Legislative meanness — it's catching | Arkansas Blog

Tuesday, April 16, 2019

Legislative meanness — it's catching

Posted By on Tue, Apr 16, 2019 at 10:26 AM

click to enlarge SOUND FAMILIAR: Political assessment of Florida legislature brings Arkansas to mind. - FLORIDA PHOENIX
  • Florida Phoenix
  • SOUND FAMILIAR: Political assessment of Florida legislature brings Arkansas to mind.
Here's a fine piece of commentary on Republican legislative meanness. Substitute Arkansas for the state in question, Florida, and it sounds awfully similar.

Julie Houserman (with good illustration support from Andy Marlette) writes in Florida Phoenix about the Florida "Mean Gang." What's it done?

* Attacked reproductive rights. Besides legislation, the House speaker referred to pregnant women repeatedly as "the host body."

* Met with rainmakers at a private club. (1836 anyone?)

* Rammed a huge roadbuilding program through that will benefit construction tycoons.

* Prohibited local ordinances on aesthetic issues.

* Made it harder to qualify for medical coverage for poor people.

* Made it harder to qualify for nutrition ("food stamp") assistance.

* Encouraged guns in classrooms.

* Defended Confederate stuff.

* Resisted expansion of voter rolls.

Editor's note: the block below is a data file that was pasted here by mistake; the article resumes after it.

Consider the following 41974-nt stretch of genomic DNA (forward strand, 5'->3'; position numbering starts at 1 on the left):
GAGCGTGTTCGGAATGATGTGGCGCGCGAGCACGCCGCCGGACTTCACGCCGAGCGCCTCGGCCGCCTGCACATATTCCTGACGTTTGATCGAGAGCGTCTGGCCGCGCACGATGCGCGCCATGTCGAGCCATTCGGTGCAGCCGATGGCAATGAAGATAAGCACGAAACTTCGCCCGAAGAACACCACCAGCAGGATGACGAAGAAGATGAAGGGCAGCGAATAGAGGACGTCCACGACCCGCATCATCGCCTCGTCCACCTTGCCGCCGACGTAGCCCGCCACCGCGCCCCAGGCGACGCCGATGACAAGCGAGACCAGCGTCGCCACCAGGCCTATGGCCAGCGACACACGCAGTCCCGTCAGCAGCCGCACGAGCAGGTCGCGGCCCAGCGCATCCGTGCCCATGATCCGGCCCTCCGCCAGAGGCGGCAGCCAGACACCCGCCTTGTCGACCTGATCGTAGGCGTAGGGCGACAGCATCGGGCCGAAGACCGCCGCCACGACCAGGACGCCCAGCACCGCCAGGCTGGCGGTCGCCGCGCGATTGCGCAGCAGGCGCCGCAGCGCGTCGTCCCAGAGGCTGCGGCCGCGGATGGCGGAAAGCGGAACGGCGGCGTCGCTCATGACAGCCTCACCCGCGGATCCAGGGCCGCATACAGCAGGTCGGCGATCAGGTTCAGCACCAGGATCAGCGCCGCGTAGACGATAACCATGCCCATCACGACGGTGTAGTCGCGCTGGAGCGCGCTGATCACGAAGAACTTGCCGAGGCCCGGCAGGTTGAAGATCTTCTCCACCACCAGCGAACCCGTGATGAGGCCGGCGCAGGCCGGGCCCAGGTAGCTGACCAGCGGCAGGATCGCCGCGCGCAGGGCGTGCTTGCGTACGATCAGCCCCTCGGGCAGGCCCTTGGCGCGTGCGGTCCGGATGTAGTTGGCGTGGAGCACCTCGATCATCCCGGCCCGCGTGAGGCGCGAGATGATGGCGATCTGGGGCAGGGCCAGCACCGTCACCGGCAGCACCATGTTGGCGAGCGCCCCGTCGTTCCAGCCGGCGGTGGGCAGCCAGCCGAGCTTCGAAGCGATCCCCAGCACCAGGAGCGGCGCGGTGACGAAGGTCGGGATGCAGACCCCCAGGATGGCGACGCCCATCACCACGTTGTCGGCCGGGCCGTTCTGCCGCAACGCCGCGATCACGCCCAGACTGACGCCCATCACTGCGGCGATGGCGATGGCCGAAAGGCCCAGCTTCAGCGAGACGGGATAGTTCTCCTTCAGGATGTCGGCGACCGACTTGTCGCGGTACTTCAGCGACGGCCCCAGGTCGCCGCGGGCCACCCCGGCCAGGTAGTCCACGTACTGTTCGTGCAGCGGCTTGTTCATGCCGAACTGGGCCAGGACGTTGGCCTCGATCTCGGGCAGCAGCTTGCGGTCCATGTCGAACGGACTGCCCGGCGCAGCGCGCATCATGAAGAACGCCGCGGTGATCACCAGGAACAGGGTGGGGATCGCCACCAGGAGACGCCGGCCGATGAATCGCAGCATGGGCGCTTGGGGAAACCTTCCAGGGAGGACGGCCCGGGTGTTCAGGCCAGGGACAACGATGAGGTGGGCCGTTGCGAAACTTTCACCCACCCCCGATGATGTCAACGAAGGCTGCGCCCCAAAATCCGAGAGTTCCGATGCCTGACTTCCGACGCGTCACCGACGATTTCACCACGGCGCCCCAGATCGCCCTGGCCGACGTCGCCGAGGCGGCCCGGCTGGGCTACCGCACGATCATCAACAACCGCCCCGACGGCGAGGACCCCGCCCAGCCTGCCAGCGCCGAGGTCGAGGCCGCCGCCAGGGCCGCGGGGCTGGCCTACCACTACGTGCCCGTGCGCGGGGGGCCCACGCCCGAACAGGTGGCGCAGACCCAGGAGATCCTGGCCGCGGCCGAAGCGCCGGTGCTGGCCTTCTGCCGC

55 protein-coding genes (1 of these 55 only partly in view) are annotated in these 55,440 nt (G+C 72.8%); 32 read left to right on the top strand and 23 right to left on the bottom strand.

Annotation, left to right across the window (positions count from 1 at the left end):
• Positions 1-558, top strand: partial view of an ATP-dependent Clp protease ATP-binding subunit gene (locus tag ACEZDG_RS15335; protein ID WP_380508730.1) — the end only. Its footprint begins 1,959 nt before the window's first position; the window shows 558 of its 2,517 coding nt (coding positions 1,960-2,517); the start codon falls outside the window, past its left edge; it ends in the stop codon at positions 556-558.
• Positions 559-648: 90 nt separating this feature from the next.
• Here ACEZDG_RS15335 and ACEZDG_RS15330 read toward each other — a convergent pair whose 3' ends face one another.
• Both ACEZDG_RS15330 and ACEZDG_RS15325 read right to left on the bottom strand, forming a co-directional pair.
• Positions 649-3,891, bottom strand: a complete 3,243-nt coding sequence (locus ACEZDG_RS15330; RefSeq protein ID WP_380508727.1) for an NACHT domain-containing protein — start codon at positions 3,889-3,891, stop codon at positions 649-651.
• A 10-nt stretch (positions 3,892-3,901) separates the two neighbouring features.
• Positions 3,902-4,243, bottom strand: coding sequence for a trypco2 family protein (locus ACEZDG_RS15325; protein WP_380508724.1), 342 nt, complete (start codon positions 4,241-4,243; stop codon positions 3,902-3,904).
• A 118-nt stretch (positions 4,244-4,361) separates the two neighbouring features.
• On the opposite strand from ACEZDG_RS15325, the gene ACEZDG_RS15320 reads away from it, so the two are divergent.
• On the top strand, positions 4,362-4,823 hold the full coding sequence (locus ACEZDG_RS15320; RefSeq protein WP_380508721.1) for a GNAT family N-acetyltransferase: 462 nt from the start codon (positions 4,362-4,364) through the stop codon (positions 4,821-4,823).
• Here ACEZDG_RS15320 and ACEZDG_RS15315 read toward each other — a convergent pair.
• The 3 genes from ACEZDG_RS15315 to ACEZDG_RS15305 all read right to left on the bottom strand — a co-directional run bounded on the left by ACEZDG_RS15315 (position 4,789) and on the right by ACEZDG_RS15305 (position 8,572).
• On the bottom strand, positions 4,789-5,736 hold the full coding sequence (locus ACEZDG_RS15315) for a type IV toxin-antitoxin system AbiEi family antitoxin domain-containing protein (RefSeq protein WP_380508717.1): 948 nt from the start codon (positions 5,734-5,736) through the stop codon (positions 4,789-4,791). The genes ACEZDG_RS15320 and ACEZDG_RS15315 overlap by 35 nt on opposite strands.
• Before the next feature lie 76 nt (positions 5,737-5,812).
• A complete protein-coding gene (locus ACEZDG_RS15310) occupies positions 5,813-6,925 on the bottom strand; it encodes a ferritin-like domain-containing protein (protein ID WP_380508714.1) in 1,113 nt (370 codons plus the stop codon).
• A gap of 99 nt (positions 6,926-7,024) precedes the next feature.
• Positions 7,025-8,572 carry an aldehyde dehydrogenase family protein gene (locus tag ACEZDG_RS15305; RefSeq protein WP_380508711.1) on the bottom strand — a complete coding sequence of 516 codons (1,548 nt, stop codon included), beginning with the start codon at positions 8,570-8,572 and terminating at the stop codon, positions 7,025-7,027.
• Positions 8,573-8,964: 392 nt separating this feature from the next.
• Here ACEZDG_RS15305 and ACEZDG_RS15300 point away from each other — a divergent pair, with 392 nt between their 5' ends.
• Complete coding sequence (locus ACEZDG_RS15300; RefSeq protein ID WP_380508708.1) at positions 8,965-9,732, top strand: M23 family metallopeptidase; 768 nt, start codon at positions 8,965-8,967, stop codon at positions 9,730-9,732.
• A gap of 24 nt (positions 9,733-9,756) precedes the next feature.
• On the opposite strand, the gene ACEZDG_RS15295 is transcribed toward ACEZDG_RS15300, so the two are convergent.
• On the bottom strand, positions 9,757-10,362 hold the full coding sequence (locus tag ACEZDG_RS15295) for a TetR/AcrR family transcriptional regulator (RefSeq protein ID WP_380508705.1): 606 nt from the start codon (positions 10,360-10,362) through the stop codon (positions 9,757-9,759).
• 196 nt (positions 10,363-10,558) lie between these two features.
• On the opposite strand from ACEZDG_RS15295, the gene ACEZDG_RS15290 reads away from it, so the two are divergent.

You'd almost think there was a factory somewhere turning out this stuff. But this one particularly resonated, given the multiple efforts including a proposed constitutional amendment that MUST be defeated, to make it all but impossible for citizes to initiate law and constitutional amendment by petition.

One chief job of the Mean Gang has been to imperiously propose measures that would hobble citizen efforts to put proposed Constitutional amendments on the ballot. The target here seems to be several initiatives in the works, including increasing the minimum wage to $15 an hour, banning assault weapons and expanding Medicaid for low-income people who need health care.

“They say they are protecting the Constitution. No. They’re protecting the status quo,” Rich Templin, legislative and political director of the Florida AFL-CIO, told The Phoenix. “They’re protecting the process that happens inside this geographically, psychologically remote bubble, that most people can’t access, and that is dominated by wealthy, high-paid lobbyists wearing suits and shoes that most people in this state will never be able to afford.”
Dejavu all over again.

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